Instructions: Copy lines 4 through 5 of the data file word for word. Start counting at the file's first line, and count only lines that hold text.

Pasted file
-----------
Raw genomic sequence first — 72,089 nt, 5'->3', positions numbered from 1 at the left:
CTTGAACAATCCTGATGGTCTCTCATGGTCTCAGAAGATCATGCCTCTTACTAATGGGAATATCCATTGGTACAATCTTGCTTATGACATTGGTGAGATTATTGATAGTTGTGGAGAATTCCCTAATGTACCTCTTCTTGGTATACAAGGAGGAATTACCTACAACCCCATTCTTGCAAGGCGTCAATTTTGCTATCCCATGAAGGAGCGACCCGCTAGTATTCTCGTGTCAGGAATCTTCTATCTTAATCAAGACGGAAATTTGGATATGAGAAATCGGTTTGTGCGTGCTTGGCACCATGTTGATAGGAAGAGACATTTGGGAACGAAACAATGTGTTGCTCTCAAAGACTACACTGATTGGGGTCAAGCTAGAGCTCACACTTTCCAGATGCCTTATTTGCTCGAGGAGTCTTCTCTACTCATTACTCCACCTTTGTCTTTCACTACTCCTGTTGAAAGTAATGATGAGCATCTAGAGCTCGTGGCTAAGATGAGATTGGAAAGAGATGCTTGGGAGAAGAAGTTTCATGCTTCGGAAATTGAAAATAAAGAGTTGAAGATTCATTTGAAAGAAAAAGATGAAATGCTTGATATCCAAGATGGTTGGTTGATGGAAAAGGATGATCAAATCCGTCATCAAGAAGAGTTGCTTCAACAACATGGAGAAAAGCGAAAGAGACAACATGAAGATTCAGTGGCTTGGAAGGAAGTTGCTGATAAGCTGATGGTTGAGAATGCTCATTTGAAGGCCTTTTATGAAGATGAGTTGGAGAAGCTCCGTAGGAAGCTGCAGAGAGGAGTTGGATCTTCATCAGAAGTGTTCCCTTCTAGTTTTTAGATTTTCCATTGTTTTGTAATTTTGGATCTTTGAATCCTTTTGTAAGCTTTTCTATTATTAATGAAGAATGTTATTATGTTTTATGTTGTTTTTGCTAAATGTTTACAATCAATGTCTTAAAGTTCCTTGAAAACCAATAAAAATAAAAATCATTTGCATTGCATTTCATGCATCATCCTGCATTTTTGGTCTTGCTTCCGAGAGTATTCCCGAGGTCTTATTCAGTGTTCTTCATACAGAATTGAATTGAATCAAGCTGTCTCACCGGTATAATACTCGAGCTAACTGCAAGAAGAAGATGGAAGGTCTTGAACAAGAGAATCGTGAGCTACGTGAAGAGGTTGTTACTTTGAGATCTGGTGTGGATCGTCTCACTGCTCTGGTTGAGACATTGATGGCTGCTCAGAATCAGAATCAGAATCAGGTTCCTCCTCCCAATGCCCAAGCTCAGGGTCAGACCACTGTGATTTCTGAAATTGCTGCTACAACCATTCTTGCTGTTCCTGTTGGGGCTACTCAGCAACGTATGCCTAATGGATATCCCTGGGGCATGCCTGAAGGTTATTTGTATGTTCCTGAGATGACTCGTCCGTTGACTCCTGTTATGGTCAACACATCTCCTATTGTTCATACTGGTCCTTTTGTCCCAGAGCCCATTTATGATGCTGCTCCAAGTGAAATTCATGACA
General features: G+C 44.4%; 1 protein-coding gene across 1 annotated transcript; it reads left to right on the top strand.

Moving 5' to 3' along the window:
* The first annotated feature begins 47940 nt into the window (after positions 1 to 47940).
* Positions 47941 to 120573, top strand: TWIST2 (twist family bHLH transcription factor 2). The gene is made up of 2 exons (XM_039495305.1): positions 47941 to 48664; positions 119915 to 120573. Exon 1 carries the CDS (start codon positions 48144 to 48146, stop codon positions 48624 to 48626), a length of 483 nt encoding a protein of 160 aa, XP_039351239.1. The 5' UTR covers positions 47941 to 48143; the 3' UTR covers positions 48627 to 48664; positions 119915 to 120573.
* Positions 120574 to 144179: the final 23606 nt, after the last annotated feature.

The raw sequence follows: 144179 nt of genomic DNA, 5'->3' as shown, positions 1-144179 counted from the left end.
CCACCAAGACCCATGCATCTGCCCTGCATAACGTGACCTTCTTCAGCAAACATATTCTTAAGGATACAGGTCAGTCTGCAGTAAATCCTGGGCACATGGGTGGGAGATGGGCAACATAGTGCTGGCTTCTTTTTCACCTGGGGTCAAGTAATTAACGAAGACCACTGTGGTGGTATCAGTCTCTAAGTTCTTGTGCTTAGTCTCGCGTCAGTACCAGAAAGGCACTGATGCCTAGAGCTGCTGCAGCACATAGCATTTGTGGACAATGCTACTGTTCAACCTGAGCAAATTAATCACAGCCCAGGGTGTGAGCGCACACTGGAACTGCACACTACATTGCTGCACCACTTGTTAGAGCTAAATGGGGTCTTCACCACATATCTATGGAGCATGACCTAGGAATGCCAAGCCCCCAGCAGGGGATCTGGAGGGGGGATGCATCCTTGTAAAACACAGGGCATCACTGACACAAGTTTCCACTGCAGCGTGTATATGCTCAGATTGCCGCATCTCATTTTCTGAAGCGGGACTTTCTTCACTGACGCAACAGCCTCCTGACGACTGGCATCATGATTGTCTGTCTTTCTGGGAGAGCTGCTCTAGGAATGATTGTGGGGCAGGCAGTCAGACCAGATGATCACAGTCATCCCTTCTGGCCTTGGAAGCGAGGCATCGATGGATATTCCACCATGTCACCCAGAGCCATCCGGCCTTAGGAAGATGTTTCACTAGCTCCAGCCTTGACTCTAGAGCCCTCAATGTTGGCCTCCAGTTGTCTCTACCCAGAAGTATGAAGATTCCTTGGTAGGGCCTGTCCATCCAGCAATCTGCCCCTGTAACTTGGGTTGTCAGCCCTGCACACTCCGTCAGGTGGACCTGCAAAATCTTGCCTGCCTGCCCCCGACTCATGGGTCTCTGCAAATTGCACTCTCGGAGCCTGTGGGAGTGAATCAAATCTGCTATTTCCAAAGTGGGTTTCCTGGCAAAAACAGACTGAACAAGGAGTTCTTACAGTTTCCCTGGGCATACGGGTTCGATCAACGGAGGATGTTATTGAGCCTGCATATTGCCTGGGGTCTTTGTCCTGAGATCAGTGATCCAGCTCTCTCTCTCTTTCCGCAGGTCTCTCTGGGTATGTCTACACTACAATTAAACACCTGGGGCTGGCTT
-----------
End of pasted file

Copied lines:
Moving 5' to 3' along the window:
* The first annotated feature begins 47940 nt into the window (after positions 1 to 47940).